Good Bye, Net Neutrality, Hello, Corporate Tyranny

Paying for websites is just not right


Jack Fitzpatrick

     I’m sorry, but this website is not included in your basic Internet package. Please enter your credit card number and pay five dollars to continue.

   Well, not yet, anyway. Currently, the Federal Communications Commission, or FCC, is obliged to prevent Internet Service Providers (ISPs), such as Comcast and Verizon, from locking certain parts of the Internet behind paywalls. This is a concept known as Net Neutrality, and it is fundamental to the way we use the internet.

        The basic principle behind Net Neutrality is that ISPs have to treat all the data and websites on the Internet exactly the same. They are not allowed to lock certain websites behind paywalls, nor are they allowed to offer differently priced tiers of Internet speed to their customers. The legal protection of net neutrality, enacted by the Obama administration in 2015, is a necessity for Internet users in the United States, in which an overwhelming majority of Americans are serviced by four gigantic ISPs; AT&T, Verizon, Comcast, and Time Warner Cable.  These companies have regional monopolies on Internet access throughout the country and without Net Neutrality they will be able to do whatever they want to people’s Internet connections throughout the world. Sadly, that world is on the verge of becoming a reality.

Ajit Pai, the current commissioner of the FCC under President Trump, is a former legal consultant for Verizon, one of America’s largest ISPs. He is vehemently anti-Net Neutrality, and has been trying to get rid of it since he took office. Last summer, he attempted to hold a vote to get rid of the Title Two protections that legally oblige the FCC to enforce Net Neutrality, but thanks to an immense volume of public comments, he failed.

    However, Pai is now attempting to hold yet another vote on December 14 of this year to try and get rid of these protections, and with the media coverage and public outrage over this second vote being much less prominent than that of last summer thanks to the Holiday season, it seems depressingly likely that Pai and the ISPs will win out, and Net Neutrality will disappear.

The destruction of Net Neutrality would be the end of the Internet as we know it in America, and will negatively impact the lives of every citizen in the country.  For example, if students want to use Google Drive to write an essay for an English teacher, but their ISP locked Google Drive behind a paywall, those students will have to pay extra money to write their essays, money their families may not have or would rather spend on other things. Kingsway High School would also need to foot this bill, and with the sorry state of our budget, it’s unlikely that the school would be able to afford a complete Internet for its students.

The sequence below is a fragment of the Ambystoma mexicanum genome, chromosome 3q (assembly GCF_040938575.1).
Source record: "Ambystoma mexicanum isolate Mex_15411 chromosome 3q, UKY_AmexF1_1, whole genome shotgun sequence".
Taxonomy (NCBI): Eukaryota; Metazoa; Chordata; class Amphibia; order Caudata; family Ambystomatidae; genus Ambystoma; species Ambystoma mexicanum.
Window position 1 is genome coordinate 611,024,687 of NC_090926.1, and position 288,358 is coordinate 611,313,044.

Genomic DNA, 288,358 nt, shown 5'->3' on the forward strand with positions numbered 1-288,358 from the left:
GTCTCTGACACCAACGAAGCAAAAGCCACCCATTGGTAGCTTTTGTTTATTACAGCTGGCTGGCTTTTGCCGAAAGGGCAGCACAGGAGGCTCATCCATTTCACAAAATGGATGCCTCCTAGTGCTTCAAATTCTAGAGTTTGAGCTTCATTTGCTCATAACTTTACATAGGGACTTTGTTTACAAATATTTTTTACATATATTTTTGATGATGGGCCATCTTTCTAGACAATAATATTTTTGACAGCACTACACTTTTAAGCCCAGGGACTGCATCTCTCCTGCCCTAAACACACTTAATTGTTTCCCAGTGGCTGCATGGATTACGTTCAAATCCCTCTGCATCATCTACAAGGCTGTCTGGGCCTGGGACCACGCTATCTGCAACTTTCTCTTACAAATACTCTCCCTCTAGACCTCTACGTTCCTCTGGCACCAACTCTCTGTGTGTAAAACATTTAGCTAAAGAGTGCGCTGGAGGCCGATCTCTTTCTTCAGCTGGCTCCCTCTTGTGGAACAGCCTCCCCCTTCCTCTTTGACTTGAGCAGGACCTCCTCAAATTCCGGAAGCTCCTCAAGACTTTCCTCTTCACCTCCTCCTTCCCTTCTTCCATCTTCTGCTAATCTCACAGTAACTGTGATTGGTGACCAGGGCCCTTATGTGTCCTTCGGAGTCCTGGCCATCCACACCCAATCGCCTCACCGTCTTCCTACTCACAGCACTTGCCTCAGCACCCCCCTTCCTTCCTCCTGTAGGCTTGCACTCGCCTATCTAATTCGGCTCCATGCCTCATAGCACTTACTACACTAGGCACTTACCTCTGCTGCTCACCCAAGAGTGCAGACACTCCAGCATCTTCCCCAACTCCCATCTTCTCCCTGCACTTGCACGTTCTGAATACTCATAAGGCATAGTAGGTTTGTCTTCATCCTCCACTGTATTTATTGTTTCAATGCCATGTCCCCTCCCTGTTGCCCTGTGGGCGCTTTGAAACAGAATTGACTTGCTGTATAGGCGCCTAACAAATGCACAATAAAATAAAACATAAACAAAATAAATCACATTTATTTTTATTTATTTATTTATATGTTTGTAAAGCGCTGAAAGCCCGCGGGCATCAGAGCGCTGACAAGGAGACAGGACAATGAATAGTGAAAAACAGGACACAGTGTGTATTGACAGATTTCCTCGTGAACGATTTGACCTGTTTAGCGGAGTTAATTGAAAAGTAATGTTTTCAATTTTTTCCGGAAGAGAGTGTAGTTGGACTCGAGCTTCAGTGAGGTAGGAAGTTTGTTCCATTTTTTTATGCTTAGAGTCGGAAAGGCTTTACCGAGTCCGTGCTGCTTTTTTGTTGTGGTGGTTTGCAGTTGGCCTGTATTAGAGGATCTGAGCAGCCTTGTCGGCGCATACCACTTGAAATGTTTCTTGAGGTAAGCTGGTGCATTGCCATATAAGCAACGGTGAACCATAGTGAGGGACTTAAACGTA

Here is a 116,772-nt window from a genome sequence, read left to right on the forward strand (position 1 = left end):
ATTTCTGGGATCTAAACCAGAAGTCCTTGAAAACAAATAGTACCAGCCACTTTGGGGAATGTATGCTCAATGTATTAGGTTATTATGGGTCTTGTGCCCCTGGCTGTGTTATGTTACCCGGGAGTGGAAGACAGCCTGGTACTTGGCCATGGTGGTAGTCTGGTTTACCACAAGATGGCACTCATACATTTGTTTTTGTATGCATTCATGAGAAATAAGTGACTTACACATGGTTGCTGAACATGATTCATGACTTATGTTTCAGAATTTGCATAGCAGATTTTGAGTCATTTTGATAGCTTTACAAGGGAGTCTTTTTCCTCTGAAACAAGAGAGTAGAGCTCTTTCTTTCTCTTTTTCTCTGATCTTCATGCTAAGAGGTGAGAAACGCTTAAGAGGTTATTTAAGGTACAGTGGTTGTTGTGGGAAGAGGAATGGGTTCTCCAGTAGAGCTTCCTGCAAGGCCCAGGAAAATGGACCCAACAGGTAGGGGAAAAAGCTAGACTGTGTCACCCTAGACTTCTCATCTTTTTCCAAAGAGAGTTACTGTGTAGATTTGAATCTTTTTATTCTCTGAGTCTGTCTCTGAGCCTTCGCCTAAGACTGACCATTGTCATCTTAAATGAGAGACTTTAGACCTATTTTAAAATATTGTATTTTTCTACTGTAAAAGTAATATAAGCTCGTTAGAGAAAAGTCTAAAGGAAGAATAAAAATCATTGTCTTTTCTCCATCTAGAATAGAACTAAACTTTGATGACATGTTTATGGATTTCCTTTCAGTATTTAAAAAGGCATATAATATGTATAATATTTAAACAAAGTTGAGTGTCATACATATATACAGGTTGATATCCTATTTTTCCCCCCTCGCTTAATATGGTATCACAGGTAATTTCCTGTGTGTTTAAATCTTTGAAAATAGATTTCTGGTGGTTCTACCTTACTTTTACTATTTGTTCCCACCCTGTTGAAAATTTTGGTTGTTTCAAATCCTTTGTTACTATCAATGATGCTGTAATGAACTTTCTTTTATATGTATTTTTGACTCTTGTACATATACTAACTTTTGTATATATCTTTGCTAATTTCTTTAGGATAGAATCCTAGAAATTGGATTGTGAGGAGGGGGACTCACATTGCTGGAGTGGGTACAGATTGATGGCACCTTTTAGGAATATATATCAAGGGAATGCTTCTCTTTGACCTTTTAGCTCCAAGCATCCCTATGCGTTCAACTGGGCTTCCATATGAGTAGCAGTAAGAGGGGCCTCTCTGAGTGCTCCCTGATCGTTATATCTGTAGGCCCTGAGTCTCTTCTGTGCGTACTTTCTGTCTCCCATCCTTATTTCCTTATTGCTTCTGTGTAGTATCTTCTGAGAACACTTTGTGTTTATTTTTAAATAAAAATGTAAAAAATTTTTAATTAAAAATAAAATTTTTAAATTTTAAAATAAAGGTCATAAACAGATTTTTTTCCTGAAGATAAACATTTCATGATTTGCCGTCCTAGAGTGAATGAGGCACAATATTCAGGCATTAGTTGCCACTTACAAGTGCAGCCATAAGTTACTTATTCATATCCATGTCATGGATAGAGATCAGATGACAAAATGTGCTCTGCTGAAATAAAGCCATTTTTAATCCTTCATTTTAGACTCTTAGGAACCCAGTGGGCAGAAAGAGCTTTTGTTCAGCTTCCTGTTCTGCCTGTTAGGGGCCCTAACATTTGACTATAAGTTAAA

This example holds true for every bit of Internet people use, including social media sites like Snapchat and Instagram as well as video sharing platforms like YouTube. With the limited internet traffic, this would cause, businesses will fail, livelihoods will be lost, and public ignorance will run rampant just so that a few Comcast executives can line their pockets with money they don’t need.

This is a bleak future, but it is one that  Americans through political action, can hopefully avoid. I strongly encourage all students and staff to visit , and follow their simple instructions to write and call representatives in Congress about the Net Neutrality issue.

    These sites also have more information about Net Neutrality in general, as well as the locations of key public protests that will be held throughout the nation on December 7. I would also encourage people to share this article with friends and family so that people everywhere can make sure that a free and open Internet will be available for everyone, forever.